An autopsy on the dead three-year-old revealed that her thymus (a specialised organ of the immune system) was wasting away, which is consistent with clinical and morphologic studies of HIV damages to the organ. P24 capsize protein (a component of the HIV particle capsid) was discovered in her brain tissue and she was underweight and under height, which is consistent with chronic illness. The coroner (James Ribe) concluded that she had died of Pneumocystis pneumonia in the setting of advanced AIDS.
As you can imagine, Christine was not happy with the findings of the coroner and despite being shown a tape of the coroner explaining his findings, Christine refused to believe that her daughter died of AIDS. She is quoted as saying, “I am a devastated, broken, grieving mother, but I am not second-guessing or questioning my understanding of the issue.” Christine had the autopsy reviewed by a fellow AIDS denialist, Dr Mohammed Al-Bayati, who is author of the book ‘Get the Facts; HIV Does Not Cause AIDS’. He concluded that  her daughter died from an allergic reaction to amoxicillin. It should be noted here that Dr Mohammed Al-Bayati is not a medical doctor, nor is he board-certified in human pathology – he has a Ph.D in animal disease pathology. The fact that she was willing to believe a vet instead of medical professionals shows how desperate she was to be told that the death of her child was not her fault. The results of the autopsy have since been presented to an independent medical examiner who agreed with Ribe that AIDS, not amoxicillin, killed the three-year-old.
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This all happened in 2005, four years before the movie was released and before she was interviewed for it. The woman we are seeing on film has not only lost a child to AIDS but was responsible for her increased risk, lack of diagnosis and lack of treatment. Yet unbelievably, here she is saying that you should stop taking medication and that there is no link between HIV and AIDS. The fact that she has the balls to be in this documentary and to continue giving out the same dangerous advice that contributed to her own daughter’s death, leads me to believe that she is broken.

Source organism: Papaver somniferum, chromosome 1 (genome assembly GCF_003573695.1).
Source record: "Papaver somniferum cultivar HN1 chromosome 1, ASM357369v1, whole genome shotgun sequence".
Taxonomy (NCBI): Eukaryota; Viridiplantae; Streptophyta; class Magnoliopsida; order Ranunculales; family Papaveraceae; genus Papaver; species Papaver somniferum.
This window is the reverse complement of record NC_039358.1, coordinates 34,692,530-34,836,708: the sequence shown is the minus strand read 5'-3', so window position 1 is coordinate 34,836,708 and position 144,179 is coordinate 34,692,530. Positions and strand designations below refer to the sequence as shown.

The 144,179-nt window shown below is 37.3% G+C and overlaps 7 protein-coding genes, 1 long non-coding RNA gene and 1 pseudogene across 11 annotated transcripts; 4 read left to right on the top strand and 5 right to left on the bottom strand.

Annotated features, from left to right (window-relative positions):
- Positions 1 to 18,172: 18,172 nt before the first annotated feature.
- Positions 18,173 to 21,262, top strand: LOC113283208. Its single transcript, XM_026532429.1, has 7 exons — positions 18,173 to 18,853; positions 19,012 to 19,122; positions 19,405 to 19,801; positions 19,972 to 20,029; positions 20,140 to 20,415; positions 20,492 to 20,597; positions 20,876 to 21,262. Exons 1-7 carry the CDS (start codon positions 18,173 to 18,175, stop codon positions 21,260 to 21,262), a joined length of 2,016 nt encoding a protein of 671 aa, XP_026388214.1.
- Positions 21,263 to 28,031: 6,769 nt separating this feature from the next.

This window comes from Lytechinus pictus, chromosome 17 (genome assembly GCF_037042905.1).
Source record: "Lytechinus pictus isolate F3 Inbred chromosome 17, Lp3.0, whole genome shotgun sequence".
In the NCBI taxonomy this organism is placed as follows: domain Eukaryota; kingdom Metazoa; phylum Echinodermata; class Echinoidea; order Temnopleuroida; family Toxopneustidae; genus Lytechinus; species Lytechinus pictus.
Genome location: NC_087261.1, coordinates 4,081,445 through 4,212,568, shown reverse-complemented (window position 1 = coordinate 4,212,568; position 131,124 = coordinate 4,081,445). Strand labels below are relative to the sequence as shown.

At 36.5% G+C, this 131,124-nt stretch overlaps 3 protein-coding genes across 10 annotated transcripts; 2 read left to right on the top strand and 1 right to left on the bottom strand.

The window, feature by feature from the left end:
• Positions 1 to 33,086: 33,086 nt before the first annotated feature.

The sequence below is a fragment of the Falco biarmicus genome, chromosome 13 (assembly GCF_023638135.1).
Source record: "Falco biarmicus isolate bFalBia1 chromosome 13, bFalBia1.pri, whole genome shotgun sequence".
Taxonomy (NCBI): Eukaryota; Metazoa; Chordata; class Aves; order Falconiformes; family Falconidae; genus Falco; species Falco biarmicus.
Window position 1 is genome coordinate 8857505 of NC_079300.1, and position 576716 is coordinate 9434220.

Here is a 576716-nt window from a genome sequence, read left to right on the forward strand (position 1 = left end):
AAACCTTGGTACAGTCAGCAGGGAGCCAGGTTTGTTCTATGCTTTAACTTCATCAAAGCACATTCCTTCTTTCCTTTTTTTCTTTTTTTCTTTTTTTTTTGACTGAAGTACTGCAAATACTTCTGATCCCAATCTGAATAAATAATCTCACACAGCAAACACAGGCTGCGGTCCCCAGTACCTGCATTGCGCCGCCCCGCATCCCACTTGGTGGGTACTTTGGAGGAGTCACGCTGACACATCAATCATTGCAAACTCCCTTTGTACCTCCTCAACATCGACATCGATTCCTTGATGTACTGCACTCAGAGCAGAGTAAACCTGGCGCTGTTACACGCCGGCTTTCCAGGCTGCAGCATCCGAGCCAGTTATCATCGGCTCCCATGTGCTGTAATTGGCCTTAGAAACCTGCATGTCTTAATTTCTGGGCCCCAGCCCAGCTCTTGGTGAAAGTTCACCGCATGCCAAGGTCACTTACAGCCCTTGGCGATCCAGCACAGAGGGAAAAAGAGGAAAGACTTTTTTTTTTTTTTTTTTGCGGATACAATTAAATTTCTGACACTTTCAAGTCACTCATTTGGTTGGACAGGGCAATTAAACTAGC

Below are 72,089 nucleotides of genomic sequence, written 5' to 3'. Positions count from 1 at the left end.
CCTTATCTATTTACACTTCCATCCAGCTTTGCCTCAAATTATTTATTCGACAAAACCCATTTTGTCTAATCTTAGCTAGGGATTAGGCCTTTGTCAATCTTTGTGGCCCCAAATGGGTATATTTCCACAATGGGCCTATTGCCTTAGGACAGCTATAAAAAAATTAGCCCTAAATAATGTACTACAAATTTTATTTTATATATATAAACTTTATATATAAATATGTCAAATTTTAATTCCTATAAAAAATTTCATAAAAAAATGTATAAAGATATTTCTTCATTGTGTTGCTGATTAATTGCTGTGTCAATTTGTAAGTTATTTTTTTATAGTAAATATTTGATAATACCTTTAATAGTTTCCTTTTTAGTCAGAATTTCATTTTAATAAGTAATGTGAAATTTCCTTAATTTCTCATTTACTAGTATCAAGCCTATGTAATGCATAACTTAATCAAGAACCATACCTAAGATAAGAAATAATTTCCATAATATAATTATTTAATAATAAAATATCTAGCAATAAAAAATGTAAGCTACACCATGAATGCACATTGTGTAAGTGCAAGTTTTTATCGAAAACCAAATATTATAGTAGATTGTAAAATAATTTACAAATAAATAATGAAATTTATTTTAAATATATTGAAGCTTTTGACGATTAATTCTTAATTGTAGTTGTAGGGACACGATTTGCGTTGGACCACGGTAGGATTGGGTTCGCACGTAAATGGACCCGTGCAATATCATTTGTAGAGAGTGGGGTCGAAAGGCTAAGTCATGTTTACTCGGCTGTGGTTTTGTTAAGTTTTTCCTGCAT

The death of Christine’s daughter was a huge story nationwide in America and in the following years, Christine and her husband faced legal action and accusations of child endangerment. There is no doubt in my mind that Brent must have been aware of the death of Christine’s daughter, yet this vital piece of information was missing from his documentary. It shows that Brent has no conscience and that he has cherry picked the evidence to back up his predetermined views on HIV/AIDS. It shows that this documentary is not (as Brent said) an “objective examination of the idea the HIV causes AIDS”, but is instead a distortion of reality that can – and probably has – lead to the death and suffering of many innocent people.
I know now that some of you reading this will be saying, “Myles, never attribute to malice that which can be adequately explained by stupidity.” It’s true that Brent could be one of the stupidest documentary film makers out there. It is possible that he took Christine’s claims at face value and did not do any background check or further research of her claims. He could truly believe that coming off of HIV medication can help you live a long and healthy life because he has not seen any evidence that contradicts Christine’s story. The last 10 seconds of the documentary show that Brent was aware of the dangers of coming off of the medication and that he willingly leaves out yet more vital information that contradicted his ludicrous theories. The credits end saying, “The filmmakers acknowledge with sadness the passing of three generous contributors to House of Numbers before the completion of the film” and list three names followed by the line, “Their deaths were unrelated to HIV.” One of the people listed was Christine Maggiore whose death certificate states that the cause of death was disseminated herpes virus infection and bilateral pneumonia, with oral candidiasis as a contributing cause, all of which can be related to HIV infection.
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So to recap, the woman who Brent had in his film telling people to come off of HIV medication and who cast a shadow on HIV tests, had a daughter who died before the documentary had even been filmed, from an AIDS related illness. The woman herself then also died from AIDS related illnesses, ahead of the film’s release. All of this vital information is missing in the main dialogue of the film and the only reference to Christine’s death is in the final 10 seconds of the credits. I honestly don’t know how Brent sleeps at night knowing that he has made this film.